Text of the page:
• The volume sizes
  • The GroupWise service names, such as DOM1, PO1, etc.

This notion of a design matrix is best practice whether clustering GroupWise or not. Appendix A has a copy of a GroupWise Design Matrix, you may want to use it, or you may want to construct a design matrix in a spreadsheet program.

In GroupWise 6.5.2 Novell has fixed the ?/ip? switch. Namely, the ?ip-? switch tells the POA to only listen to the TCP/IP address you specify after the ?/ip-? switch. So it should now listen only on the ports associated to its IP address. This means that a GroupWise Design Matrix with a standardized port number scheme is not needed. All POA's can use the same 1677 port on the same node as another POA; because now they will listen only on their IP address for that port. This is good news!

Unfortunately, we do not recommend relying upon the use of the ?/ip-? switch in a clustering environment. The main reason is we want to be absolutely 100% guaranteed that a POA is only listening on its' appropriate ports. And the only way to do this is to use the GroupWise Design Matrix and standardize the ports numerically. Think about this for a moment. You have GroupWise running in a cluster, you have banked your career on 99.999% uptime for GroupWise and now you have to upgrade or apply a service pack to GroupWise. Unbeknownst to you, the upgrade or service pack could break the ?/ip-? switch and now you are fighting fires trying to figure out why GroupWise is misbehaving. Please understand we are not picking on Novell's developers here, they do an excellent job but mistakes happen. So a bit of planning and work at the beginning will save you hours of potential headaches in the future. Better to be safe, than sorry, at least that is our conservative approach.

[  ] Create a GroupWise Design Matrix and standardize names, ports and ip addresses

Protected Memory

Protected memory is an administrator defined space where the NLM's will load. NLM's in this space do not cause other NLM's outside the protected memory space to stop performing, in essence ABENDing. Here's a simple analogy. Pretend you are an NLM. Now, pretend your office has 4 walls, a floor and a ceiling --it's a protected memory space. Assuming your door is closed and you do not share your office, try to touch a person outside your office. You cannot. This is how protected memory works. It isolates the NLM from other NLM's. This means that you can have 2 Post Offices running on 1 cluster node and they will not contend or corrupt each other. Protected memory is a feature within the NetWare OS. Unless manually forced into a protected memory space all NLM's load in the ?OS? memory space. Protected memory does use more RAM and does slow down performance. The performance hit is negligible; you can expect an increase on average of 20% more memory used than if you did not use protected memory.

Also, when you load multiple GroupWise components, say an MTA and a POA, in separate memory spaces then they will each load a copy of GWENN4.NLM in their respective memory spaces. So you have 2 copies loaded instead of 1 without protected memory. In the case of GroupWise and clustering, protected memory is a gift from Novell. By loading GroupWise NLMs into their own protected, and uniquely named memory space, the NLM is easier to manage. If for example an NLM will not unload, after an ABEND in a protected memory space, the protected memory space can just be removed, which will bring the NLM down -- no questions asked!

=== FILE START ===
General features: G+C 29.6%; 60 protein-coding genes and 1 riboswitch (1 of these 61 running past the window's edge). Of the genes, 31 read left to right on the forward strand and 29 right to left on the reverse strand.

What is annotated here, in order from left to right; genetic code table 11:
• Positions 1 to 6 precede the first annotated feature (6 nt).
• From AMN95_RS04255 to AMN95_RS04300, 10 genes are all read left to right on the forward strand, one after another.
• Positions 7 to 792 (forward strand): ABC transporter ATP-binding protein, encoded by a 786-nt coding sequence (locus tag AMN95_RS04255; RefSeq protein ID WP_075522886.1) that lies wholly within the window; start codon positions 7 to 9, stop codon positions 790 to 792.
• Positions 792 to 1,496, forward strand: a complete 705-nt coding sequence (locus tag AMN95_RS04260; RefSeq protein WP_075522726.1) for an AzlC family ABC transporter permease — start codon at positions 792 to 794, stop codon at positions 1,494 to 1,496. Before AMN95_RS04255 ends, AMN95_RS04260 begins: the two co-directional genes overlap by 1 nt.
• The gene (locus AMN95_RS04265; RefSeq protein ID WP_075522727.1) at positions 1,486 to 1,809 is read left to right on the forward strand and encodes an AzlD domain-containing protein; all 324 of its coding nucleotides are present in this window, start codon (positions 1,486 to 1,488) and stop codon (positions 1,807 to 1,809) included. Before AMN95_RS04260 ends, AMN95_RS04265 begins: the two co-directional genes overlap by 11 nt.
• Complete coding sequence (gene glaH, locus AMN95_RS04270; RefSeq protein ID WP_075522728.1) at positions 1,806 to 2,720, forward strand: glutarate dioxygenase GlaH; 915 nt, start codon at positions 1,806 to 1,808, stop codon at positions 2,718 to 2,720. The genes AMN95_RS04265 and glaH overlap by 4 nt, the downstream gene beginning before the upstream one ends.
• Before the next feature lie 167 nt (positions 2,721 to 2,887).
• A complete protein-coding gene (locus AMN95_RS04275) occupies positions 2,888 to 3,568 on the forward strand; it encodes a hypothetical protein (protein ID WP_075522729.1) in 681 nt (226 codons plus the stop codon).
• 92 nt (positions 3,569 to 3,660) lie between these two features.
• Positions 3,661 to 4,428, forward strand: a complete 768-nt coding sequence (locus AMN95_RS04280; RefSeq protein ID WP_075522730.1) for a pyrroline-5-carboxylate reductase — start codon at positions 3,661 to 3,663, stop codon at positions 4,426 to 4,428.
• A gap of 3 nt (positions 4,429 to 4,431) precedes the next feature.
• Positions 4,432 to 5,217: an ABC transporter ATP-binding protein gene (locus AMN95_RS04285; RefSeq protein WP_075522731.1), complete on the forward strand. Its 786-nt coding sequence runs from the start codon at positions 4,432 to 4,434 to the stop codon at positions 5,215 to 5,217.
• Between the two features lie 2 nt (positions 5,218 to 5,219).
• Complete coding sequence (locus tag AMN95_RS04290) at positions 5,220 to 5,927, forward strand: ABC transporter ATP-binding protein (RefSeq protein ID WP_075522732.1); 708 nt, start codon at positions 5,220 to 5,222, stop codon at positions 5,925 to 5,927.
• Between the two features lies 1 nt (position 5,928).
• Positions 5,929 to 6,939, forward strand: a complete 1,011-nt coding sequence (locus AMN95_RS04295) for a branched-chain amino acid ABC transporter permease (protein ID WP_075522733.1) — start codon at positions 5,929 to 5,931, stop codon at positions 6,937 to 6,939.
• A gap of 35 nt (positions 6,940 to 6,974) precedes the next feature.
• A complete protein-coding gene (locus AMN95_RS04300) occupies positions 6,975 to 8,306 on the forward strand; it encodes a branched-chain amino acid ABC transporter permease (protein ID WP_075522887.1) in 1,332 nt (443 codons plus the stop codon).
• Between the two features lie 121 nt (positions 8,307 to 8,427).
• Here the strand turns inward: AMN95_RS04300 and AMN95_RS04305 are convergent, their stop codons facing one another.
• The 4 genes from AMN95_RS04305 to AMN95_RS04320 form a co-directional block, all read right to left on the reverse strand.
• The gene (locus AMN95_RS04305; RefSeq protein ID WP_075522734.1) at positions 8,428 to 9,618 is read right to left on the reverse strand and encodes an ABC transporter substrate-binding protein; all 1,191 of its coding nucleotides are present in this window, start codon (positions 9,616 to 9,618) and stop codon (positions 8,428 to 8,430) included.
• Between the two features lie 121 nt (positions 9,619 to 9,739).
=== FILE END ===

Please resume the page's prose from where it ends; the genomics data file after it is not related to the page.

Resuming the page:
Then there is the benefit of auto restart of the memory space. If an NLM within the memory space ABEND's, the OS can restart the entire memory space. This pays big dividends in clustering and striving for 99.999% up time with GroupWise.

Example: You are running a POA and WebAccess Agent on the same clustered resource, but each component runs in its own memory space. The GWINTER.NLM ABENDS, rather than taking the whole cluster resource (and the cluster node) down with it, it is isolate to just its memory space. Here's the kicker. The OS notices the memory space has an ABENDed NLM and restarts the space and now the WebAccess Agent is back up and running again. This process usually takes place with 10 to 15 seconds, so unless users are pushing a button or link at that moment, they will never notice.

As you can see protected memory is a very valuable tool for GroupWise and for clustering GroupWise. Remember when you design the failover path for the GroupWise cluster resources, at some point multiple GroupWise components will load on the same host node. Protected memory will allow you to better manage GroupWise and the host node.

To see protected memory address spaces set up on your NetWare server (if any are set up) do the following:

  1. From the Console screen load Monitor
  2. From the ?Available Options? dialog, select ?Virtual Memory?
  3. Then select ?Address spaces?

In the ?Known Address Space? dialog you can now see the address spaces that you have set up on your NetWare server. There will always be an ?OS? address space. This is the base operating system. If you are using protected memory you will see the name of the protected memory space listed here also. In NetWare 6.5 memory spaces are listed in the ?Current Screens? function. To access this, at the server console hold down the Control key and press the Escape key. You will see the Current Screens which list out the products running on that server. Over to the right the memory space they run in is shown.